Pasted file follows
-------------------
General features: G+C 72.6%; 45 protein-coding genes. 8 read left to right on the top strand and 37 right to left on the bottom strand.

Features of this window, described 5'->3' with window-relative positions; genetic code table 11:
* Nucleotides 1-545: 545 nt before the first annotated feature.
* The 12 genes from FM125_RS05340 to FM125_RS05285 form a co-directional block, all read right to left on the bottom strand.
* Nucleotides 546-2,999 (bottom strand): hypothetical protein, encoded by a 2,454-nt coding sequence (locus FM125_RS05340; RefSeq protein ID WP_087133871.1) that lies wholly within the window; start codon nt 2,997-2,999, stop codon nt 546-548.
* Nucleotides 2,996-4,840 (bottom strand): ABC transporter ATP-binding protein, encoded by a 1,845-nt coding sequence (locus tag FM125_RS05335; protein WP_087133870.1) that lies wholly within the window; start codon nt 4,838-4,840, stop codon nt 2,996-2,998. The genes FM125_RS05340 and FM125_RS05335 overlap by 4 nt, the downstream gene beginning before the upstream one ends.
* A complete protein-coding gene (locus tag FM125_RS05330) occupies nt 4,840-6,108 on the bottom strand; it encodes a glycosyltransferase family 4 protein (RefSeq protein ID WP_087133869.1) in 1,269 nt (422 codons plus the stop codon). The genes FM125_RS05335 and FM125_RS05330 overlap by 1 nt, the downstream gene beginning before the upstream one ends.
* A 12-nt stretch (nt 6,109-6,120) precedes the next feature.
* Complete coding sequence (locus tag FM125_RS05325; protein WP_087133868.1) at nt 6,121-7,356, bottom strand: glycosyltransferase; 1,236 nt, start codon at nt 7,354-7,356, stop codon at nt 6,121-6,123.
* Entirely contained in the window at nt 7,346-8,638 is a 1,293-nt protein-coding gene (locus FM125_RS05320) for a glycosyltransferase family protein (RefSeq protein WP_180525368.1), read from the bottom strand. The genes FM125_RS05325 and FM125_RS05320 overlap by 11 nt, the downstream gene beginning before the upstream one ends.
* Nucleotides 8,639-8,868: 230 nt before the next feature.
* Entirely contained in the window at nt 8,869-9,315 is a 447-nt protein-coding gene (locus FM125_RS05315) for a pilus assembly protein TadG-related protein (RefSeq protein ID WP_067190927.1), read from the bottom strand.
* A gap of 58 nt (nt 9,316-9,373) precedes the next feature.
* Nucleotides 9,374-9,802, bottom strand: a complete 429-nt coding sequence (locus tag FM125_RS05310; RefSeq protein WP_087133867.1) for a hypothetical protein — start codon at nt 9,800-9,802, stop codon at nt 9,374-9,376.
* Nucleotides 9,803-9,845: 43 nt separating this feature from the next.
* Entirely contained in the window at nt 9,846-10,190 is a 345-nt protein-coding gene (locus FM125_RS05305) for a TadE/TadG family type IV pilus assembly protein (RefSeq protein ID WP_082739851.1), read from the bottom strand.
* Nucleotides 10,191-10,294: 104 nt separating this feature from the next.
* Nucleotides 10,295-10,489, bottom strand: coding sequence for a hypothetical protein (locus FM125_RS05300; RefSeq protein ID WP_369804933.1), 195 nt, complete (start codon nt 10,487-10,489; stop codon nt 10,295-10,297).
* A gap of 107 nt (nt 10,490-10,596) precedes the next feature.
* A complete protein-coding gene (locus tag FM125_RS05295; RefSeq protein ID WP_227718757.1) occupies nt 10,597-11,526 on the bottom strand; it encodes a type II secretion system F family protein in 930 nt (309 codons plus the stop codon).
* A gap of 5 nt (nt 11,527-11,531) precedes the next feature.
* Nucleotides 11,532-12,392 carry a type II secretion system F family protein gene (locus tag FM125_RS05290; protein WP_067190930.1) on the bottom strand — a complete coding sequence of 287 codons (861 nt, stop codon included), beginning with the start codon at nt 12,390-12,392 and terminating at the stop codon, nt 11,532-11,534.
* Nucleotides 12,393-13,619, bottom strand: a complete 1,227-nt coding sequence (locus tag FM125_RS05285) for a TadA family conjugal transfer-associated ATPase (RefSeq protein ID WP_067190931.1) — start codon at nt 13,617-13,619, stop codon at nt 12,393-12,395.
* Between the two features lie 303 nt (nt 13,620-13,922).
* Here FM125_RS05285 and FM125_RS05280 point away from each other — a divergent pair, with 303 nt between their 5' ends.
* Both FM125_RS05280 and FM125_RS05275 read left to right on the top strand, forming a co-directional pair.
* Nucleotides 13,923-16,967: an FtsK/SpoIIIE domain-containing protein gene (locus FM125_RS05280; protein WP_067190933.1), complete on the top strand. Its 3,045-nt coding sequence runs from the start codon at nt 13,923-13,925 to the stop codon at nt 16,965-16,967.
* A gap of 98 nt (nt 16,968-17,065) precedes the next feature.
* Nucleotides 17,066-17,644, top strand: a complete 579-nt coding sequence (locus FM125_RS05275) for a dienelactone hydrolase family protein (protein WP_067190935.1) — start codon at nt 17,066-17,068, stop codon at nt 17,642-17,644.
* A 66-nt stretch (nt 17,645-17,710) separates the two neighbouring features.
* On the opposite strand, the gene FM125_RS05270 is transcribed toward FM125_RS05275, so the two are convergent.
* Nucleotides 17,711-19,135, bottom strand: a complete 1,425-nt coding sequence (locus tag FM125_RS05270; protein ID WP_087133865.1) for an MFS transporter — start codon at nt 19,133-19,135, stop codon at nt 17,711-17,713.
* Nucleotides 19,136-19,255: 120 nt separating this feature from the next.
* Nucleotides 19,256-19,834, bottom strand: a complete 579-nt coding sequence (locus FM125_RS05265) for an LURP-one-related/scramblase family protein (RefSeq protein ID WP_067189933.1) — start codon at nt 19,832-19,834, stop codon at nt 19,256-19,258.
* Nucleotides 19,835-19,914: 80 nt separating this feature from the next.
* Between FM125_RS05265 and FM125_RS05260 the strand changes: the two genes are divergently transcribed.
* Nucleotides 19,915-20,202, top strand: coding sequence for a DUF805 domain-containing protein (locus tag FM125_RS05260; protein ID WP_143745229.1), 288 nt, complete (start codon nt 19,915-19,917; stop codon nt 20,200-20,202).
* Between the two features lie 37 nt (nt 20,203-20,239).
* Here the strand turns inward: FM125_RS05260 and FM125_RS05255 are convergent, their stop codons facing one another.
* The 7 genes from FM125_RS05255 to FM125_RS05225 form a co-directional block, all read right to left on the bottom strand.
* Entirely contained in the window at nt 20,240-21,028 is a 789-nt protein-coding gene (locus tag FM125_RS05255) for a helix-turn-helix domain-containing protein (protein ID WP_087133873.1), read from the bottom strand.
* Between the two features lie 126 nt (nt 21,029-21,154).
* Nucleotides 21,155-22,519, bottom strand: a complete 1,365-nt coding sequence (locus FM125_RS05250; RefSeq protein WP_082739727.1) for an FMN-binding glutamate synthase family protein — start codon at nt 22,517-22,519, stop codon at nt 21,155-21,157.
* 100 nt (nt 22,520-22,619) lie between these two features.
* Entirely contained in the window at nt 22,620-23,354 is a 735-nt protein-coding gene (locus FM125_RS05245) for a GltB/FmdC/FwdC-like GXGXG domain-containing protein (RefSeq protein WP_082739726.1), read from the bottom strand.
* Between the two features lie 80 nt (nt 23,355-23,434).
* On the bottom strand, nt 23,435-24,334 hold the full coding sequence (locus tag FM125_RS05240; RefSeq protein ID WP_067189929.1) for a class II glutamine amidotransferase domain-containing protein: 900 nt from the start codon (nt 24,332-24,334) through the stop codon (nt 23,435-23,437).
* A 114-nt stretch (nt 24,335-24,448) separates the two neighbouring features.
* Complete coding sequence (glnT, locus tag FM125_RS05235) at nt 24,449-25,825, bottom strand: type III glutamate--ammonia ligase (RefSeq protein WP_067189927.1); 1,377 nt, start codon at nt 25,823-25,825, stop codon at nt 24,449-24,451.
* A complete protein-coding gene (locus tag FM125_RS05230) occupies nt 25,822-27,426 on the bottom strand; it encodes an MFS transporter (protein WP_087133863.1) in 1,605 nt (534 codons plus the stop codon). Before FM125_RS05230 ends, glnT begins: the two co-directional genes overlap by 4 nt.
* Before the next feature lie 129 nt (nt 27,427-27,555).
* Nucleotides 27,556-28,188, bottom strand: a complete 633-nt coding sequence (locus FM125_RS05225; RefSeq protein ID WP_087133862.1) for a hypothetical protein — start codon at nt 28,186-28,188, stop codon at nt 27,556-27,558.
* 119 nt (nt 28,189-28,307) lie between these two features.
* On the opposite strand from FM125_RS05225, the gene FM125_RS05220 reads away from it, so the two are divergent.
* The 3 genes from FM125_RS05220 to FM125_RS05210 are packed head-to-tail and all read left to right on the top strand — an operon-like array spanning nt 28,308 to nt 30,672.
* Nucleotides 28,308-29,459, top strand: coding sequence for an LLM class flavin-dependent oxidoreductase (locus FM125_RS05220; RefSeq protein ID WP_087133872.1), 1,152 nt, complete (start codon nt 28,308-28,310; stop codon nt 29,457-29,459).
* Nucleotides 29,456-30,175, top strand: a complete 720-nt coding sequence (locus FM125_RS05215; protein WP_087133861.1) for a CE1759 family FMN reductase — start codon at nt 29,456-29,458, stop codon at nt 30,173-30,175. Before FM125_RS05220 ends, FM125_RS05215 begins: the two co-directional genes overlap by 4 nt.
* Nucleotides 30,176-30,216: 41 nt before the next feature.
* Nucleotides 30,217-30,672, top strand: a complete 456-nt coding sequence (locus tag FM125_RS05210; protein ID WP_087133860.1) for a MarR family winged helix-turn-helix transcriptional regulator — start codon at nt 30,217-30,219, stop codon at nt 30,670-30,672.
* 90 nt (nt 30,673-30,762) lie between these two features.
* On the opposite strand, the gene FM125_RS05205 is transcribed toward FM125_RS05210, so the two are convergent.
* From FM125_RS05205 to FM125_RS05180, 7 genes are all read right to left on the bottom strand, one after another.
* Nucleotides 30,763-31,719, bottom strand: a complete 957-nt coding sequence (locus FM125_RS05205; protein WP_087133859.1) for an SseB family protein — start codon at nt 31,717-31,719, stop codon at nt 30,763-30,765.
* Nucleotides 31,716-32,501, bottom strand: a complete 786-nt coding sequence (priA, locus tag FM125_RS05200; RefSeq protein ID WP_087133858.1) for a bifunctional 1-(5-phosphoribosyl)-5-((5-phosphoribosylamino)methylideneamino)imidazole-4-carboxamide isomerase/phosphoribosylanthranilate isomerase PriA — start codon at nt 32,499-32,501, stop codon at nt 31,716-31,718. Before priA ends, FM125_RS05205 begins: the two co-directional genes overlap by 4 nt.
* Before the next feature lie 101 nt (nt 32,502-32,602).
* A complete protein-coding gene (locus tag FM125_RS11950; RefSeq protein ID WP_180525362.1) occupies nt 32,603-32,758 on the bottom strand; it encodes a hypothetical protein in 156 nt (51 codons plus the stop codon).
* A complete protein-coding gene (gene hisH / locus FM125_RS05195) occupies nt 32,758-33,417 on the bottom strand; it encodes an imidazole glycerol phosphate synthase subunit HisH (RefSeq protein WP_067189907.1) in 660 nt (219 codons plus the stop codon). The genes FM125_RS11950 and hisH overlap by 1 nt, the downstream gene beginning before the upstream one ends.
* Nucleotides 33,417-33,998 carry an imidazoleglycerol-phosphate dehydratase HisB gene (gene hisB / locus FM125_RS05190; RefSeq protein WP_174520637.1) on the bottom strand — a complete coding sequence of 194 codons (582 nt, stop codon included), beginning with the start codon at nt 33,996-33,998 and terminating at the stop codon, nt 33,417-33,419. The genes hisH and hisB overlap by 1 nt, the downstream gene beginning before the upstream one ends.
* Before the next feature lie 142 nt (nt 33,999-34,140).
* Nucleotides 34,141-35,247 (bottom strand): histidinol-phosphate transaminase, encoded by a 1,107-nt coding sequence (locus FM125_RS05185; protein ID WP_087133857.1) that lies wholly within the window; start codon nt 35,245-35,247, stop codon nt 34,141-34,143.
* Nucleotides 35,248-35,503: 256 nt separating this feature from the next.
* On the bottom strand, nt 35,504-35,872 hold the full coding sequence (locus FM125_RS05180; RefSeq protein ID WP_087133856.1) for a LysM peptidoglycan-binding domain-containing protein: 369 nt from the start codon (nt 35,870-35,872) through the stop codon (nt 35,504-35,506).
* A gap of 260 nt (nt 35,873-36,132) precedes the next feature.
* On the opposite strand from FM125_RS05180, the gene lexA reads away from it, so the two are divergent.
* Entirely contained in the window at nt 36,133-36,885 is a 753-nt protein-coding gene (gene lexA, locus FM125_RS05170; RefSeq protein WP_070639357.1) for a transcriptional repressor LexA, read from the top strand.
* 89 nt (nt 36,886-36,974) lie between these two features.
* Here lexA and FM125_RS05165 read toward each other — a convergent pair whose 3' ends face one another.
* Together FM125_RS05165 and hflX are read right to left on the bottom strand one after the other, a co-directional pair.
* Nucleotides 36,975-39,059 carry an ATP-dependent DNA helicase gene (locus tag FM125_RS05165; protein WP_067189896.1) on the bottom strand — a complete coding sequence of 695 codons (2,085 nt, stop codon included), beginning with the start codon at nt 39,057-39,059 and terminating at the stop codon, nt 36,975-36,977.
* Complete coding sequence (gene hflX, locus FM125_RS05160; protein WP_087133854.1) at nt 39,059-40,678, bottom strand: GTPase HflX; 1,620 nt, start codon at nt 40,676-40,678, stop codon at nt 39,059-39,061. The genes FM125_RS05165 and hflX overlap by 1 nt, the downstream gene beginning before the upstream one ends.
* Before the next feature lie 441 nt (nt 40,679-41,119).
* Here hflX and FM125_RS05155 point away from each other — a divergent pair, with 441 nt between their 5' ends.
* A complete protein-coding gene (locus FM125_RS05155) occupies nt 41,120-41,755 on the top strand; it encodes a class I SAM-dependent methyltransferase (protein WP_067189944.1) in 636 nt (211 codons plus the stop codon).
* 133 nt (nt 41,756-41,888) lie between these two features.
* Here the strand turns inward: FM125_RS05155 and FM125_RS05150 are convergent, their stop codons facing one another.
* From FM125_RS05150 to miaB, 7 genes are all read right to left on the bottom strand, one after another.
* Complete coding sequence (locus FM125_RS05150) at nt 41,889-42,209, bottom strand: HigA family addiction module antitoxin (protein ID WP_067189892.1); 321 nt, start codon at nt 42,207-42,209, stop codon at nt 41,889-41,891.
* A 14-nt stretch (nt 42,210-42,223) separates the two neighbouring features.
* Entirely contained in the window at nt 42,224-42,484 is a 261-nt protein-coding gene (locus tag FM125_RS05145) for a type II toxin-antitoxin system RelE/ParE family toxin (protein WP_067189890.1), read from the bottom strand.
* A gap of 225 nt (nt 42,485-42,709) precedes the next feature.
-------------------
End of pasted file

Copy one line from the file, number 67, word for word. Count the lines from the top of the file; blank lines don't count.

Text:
* A complete protein-coding gene (gene hisH / locus FM125_RS05195) occupies nt 32,758-33,417 on the bottom strand; it encodes an imidazole glycerol phosphate synthase subunit HisH (RefSeq protein WP_067189907.1) in 660 nt (219 codons plus the stop codon). The genes FM125_RS11950 and hisH overlap by 1 nt, the downstream gene beginning before the upstream one ends.